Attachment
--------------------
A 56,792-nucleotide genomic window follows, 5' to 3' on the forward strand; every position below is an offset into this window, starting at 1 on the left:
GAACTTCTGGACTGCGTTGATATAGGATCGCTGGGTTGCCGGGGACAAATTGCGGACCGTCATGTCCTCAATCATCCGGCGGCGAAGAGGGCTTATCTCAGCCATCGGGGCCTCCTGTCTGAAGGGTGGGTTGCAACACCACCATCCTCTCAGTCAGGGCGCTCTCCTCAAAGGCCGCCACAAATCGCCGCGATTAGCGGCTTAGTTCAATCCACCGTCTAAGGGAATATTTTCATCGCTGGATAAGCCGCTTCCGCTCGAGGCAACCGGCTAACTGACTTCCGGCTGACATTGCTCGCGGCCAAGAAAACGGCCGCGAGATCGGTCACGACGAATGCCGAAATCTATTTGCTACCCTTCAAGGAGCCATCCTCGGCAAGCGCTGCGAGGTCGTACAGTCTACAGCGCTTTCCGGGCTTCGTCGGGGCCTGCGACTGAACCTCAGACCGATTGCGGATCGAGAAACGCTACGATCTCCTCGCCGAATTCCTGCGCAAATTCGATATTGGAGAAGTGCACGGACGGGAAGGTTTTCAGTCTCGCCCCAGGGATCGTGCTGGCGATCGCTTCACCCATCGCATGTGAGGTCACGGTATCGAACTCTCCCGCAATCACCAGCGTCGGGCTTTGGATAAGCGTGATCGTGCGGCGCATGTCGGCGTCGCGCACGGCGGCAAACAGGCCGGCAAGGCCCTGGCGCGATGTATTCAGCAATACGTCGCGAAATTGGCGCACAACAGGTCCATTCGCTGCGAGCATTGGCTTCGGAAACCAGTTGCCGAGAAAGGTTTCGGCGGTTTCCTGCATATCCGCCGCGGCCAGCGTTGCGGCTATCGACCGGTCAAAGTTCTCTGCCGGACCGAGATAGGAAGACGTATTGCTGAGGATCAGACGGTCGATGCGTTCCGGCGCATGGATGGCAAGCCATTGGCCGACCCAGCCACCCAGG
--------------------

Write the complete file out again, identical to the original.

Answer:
A 56,792-nucleotide genomic window follows, 5' to 3' on the forward strand; every position below is an offset into this window, starting at 1 on the left:
GAACTTCTGGACTGCGTTGATATAGGATCGCTGGGTTGCCGGGGACAAATTGCGGACCGTCATGTCCTCAATCATCCGGCGGCGAAGAGGGCTTATCTCAGCCATCGGGGCCTCCTGTCTGAAGGGTGGGTTGCAACACCACCATCCTCTCAGTCAGGGCGCTCTCCTCAAAGGCCGCCACAAATCGCCGCGATTAGCGGCTTAGTTCAATCCACCGTCTAAGGGAATATTTTCATCGCTGGATAAGCCGCTTCCGCTCGAGGCAACCGGCTAACTGACTTCCGGCTGACATTGCTCGCGGCCAAGAAAACGGCCGCGAGATCGGTCACGACGAATGCCGAAATCTATTTGCTACCCTTCAAGGAGCCATCCTCGGCAAGCGCTGCGAGGTCGTACAGTCTACAGCGCTTTCCGGGCTTCGTCGGGGCCTGCGACTGAACCTCAGACCGATTGCGGATCGAGAAACGCTACGATCTCCTCGCCGAATTCCTGCGCAAATTCGATATTGGAGAAGTGCACGGACGGGAAGGTTTTCAGTCTCGCCCCAGGGATCGTGCTGGCGATCGCTTCACCCATCGCATGTGAGGTCACGGTATCGAACTCTCCCGCAATCACCAGCGTCGGGCTTTGGATAAGCGTGATCGTGCGGCGCATGTCGGCGTCGCGCACGGCGGCAAACAGGCCGGCAAGGCCCTGGCGCGATGTATTCAGCAATACGTCGCGAAATTGGCGCACAACAGGTCCATTCGCTGCGAGCATTGGCTTCGGAAACCAGTTGCCGAGAAAGGTTTCGGCGGTTTCCTGCATATCCGCCGCGGCCAGCGTTGCGGCTATCGACCGGTCAAAGTTCTCTGCCGGACCGAGATAGGAAGACGTATTGCTGAGGATCAGACGGTCGATGCGTTCCGGCGCATGGATGGCAAGCCATTGGCCGACCCAGCCACCCAGG